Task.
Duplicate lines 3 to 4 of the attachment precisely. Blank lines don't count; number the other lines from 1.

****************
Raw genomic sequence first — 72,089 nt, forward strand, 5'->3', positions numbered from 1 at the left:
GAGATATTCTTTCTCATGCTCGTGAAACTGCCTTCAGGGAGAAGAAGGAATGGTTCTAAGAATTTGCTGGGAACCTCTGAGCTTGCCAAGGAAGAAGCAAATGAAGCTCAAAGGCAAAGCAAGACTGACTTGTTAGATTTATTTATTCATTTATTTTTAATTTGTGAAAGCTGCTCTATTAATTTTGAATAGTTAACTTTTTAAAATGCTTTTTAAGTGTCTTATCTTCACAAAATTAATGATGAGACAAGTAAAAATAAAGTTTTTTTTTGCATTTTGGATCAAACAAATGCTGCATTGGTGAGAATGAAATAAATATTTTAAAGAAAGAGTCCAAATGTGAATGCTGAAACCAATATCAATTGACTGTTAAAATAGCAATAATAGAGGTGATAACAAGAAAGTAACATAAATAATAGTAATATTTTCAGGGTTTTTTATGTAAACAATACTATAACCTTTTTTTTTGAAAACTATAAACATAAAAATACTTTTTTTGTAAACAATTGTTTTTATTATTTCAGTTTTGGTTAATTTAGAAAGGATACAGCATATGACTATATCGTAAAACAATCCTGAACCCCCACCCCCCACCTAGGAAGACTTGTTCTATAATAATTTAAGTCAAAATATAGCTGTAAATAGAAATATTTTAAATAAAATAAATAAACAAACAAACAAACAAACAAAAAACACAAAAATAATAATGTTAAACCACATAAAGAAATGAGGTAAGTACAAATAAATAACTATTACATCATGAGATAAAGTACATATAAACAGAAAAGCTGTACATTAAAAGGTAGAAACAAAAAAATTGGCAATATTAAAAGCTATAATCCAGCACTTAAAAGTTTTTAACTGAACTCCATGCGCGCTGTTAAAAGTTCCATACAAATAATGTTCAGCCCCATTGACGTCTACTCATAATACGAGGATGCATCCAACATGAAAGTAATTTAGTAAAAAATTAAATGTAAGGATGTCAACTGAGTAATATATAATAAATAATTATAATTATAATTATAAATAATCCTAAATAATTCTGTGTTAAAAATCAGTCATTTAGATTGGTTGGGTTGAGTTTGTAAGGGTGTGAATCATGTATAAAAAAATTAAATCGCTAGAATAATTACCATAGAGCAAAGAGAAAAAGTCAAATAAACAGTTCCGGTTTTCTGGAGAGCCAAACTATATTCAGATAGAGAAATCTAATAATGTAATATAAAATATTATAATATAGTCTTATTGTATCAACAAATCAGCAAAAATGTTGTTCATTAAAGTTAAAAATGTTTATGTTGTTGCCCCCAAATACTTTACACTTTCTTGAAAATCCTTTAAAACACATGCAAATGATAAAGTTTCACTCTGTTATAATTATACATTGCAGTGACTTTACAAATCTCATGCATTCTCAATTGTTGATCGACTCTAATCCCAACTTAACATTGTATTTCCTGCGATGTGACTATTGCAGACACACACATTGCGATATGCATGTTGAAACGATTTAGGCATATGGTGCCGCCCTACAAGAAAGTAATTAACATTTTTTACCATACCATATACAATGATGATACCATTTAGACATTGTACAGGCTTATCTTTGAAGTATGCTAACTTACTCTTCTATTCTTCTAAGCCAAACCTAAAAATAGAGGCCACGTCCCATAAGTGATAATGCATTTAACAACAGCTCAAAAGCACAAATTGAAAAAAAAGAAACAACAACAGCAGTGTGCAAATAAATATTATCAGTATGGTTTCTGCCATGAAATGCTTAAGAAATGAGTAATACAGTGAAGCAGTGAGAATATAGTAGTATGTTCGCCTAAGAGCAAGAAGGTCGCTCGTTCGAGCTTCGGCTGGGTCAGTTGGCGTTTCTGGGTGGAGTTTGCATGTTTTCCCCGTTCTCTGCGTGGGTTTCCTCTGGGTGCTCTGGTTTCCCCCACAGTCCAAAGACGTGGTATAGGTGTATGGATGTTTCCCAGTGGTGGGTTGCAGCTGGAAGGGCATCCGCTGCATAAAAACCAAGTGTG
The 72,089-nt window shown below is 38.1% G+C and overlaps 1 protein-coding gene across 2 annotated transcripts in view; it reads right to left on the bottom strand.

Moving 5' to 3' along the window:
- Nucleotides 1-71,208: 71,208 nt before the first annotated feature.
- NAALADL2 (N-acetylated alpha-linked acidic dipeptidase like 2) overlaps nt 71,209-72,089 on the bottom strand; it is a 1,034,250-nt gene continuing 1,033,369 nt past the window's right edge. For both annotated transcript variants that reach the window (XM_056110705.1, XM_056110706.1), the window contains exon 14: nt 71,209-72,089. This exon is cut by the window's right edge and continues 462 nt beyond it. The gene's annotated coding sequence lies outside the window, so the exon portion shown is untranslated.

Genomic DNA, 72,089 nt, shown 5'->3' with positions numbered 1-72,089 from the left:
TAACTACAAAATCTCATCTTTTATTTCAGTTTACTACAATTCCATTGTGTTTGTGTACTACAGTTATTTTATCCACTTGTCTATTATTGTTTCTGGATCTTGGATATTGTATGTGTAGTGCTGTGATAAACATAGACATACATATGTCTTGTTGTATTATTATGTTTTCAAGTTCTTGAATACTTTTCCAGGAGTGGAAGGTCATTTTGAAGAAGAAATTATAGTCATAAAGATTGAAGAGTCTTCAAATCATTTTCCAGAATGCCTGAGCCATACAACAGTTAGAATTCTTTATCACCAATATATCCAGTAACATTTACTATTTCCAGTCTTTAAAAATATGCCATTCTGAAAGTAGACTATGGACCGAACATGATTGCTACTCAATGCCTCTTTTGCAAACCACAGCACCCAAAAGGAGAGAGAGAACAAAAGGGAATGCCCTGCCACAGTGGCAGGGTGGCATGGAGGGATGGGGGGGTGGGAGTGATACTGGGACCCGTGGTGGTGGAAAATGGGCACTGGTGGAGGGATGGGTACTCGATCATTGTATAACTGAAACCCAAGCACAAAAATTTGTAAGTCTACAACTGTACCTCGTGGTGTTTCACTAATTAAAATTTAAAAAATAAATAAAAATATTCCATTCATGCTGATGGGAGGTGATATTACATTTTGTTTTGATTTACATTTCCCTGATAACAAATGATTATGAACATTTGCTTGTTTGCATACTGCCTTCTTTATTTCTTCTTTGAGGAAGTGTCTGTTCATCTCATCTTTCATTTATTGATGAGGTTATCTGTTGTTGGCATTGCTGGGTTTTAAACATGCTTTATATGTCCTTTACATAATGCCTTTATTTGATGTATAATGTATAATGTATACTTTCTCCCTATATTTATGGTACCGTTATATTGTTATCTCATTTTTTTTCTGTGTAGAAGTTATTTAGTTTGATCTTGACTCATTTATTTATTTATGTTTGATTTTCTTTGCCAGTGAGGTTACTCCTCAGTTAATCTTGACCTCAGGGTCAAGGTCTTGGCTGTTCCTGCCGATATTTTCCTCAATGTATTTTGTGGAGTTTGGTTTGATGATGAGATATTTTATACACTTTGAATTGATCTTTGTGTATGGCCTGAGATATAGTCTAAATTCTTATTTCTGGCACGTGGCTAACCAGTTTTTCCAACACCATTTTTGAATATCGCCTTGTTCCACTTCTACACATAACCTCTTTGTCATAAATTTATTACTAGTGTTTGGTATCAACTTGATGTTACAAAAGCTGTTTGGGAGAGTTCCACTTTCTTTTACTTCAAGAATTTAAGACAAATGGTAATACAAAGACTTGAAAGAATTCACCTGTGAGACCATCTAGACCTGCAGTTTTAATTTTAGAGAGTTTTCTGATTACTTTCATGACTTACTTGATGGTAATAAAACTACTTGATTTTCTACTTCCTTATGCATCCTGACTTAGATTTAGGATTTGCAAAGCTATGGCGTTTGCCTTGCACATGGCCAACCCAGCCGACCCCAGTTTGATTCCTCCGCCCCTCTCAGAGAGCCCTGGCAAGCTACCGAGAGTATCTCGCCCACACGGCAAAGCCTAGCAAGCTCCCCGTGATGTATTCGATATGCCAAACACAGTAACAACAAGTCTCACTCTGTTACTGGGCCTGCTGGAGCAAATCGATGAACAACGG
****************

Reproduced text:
The 72,089-nt window shown below is 38.1% G+C and overlaps 1 protein-coding gene across 2 annotated transcripts in view; it reads right to left on the bottom strand.

Moving 5' to 3' along the window: